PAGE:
|About the Book|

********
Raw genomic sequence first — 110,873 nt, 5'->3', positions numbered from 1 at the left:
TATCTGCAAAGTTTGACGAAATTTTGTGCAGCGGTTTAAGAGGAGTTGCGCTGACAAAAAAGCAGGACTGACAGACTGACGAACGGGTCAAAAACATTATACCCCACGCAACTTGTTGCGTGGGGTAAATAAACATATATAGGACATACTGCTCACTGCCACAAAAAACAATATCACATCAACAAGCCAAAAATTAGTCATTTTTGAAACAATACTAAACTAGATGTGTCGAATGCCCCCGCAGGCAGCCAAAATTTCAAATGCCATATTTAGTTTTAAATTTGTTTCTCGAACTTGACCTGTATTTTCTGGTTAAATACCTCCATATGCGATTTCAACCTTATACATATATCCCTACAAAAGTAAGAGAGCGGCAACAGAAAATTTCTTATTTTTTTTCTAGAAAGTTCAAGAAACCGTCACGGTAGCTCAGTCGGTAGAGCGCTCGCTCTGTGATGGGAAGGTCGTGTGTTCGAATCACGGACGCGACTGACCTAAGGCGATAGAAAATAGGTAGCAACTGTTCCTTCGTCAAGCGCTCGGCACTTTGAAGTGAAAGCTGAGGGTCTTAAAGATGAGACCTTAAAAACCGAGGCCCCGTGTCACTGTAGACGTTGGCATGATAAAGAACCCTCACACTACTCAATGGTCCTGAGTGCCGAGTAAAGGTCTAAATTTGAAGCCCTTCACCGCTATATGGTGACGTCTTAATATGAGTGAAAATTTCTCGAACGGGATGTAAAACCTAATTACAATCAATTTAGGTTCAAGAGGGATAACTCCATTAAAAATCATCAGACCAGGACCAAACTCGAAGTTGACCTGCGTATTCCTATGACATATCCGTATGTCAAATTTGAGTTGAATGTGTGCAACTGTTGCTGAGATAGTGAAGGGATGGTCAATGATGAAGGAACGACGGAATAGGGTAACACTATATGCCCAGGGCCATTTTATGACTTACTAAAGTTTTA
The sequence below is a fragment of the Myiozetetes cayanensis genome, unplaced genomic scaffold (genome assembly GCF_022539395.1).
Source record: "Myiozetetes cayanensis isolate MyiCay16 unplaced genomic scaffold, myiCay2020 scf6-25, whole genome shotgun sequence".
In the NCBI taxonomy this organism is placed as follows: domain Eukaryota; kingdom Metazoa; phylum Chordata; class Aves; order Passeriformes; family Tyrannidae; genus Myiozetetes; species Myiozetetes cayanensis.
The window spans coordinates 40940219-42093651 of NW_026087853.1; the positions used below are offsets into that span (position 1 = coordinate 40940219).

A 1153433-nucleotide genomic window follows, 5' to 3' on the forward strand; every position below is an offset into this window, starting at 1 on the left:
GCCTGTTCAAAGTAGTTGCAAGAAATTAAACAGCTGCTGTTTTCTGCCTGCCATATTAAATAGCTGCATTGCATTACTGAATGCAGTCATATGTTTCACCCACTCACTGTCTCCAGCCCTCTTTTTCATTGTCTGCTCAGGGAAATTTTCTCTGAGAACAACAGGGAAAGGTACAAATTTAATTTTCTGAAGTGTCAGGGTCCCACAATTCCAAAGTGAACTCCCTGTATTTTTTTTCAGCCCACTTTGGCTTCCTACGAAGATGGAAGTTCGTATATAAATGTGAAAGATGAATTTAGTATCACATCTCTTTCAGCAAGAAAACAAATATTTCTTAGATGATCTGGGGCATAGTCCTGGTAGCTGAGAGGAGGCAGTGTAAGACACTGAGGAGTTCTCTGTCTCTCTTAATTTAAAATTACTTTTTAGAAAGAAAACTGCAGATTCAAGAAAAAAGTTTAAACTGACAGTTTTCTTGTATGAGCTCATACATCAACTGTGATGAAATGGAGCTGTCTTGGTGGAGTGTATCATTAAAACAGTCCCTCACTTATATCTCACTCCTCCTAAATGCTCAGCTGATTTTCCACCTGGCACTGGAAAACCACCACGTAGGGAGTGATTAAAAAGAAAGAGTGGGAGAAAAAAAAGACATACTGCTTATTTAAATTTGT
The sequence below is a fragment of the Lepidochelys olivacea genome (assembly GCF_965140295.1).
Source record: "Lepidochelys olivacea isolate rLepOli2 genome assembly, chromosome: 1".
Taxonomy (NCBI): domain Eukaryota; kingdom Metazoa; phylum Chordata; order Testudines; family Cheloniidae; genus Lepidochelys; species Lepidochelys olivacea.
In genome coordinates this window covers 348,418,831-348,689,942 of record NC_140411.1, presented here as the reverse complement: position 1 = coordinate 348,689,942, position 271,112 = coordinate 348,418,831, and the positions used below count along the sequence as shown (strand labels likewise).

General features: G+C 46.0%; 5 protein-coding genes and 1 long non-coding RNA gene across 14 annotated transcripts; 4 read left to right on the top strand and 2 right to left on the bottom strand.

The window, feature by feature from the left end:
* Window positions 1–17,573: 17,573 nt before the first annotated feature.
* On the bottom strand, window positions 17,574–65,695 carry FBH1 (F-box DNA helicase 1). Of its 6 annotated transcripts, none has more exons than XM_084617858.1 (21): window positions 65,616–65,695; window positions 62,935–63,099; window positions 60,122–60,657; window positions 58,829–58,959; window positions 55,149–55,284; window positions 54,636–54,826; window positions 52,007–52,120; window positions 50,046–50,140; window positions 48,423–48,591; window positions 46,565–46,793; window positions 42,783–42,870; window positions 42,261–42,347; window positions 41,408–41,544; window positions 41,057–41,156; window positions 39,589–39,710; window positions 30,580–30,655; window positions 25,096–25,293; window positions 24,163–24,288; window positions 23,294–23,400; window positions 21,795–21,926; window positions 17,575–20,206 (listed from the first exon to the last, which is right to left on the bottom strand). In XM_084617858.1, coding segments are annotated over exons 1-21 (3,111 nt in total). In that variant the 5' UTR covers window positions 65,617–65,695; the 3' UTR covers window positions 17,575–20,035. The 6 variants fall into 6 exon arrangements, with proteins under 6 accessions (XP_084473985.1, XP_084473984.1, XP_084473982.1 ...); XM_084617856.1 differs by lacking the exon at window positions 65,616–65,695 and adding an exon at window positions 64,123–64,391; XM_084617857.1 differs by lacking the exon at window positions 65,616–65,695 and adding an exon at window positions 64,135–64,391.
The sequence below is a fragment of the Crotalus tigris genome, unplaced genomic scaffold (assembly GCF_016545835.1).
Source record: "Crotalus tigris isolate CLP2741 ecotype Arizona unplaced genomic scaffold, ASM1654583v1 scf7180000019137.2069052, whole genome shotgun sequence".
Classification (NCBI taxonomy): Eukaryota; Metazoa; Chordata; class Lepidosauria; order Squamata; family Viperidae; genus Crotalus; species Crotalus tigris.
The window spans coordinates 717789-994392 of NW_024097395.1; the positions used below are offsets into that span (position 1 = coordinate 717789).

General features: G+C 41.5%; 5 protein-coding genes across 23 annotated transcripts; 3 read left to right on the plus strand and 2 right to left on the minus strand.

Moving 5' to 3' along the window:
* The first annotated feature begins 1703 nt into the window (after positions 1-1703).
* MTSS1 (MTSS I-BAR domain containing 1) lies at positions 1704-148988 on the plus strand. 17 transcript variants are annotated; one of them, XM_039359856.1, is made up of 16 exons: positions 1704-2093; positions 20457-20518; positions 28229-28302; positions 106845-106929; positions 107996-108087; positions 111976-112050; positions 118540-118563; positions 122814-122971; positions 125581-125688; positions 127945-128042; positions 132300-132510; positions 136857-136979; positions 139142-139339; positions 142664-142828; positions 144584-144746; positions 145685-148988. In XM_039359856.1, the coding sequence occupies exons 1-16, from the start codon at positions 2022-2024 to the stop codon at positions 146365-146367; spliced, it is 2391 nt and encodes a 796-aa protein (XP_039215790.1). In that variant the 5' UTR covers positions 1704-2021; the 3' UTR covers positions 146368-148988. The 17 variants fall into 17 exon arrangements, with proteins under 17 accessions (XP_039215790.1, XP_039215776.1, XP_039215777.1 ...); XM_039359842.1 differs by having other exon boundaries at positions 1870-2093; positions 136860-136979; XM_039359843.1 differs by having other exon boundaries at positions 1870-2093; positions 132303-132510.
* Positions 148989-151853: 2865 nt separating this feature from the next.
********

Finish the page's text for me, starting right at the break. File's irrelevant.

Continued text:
Bob Stokoe created one of the greatest moments in football history when his Second Division Sunderland side defeated the might of Leeds United in the 1973 FA Cup final. When the final whistle shrilled out across Wembley and most of the football worldMoreBob Stokoe created one of the greatest moments in football history when his Second Division Sunderland side defeated the might of Leeds United in the 1973 FA Cup final. When the final whistle shrilled out across Wembley and most of the football world celebrated his sides incredible triumph against the odds, Stokoe danced across the turf, arms outstretched to rejoice with his players. That moment has been immortalized in the both the TV footage and a statue outside Sunderlands new home, the Stadium of Light. Stokoe was all the more remarkable because he had managed to cross the divide in the north east. As a player he had been a member of Newcastles 1950s FC Cup-winning teams as a center-half seemingly hewn out of granite who took no prisoners as he protected the likes of Jackie Milburn, Bobby Mitchell, George Robledo, and Len White. But Stokoe fell out with the powers that be at Newcastle and was sold, against his will to Hartlepool. A subsequent move to Bury saw him begin a managerial career which took him to Charlton, Carlisle, Blackpool, and Rochdale before his moment in the sun with Sunderland. He won the FA Cup after just six months in the job, and two seasons later won them promotion back into the First Division. Bizarrely, committed northerner Stokoe, who failed dismally at Charlton after selling all the southern woofters the club owned and replacing them with tougher northern players, returned to manage four of his clubs on at least one more occasion, always being called in to perform a heroic rescue act at the last minute. During his 40 year career in the game, this journeyman manager was also involved with longstanding feuds with both Don Revie and Brian Clough. The spat with Revie revolved around the Leeds manager offering Stokoe a bribe before an important league match, full details of which appear in Northern & Proud, while the argument with Clough was over the incident which ended the then Sunderland strikers career after Stokoe told the stricken Clough to f***ing get up. The pair never spoke again, while Clough banned Stokoes name from ever being used in his presence. Despite his incredible career, Stokoe died a forgotten man in a north-east nursing home. This book is written by author Paul Harrison, who kept in touch with Stokoe throughout his years in the wilderness and until his death and carried out a number of in-depth interviews with the legendary player and manager. This is the unexpurgated account of Stokoes career, including many of those interviews.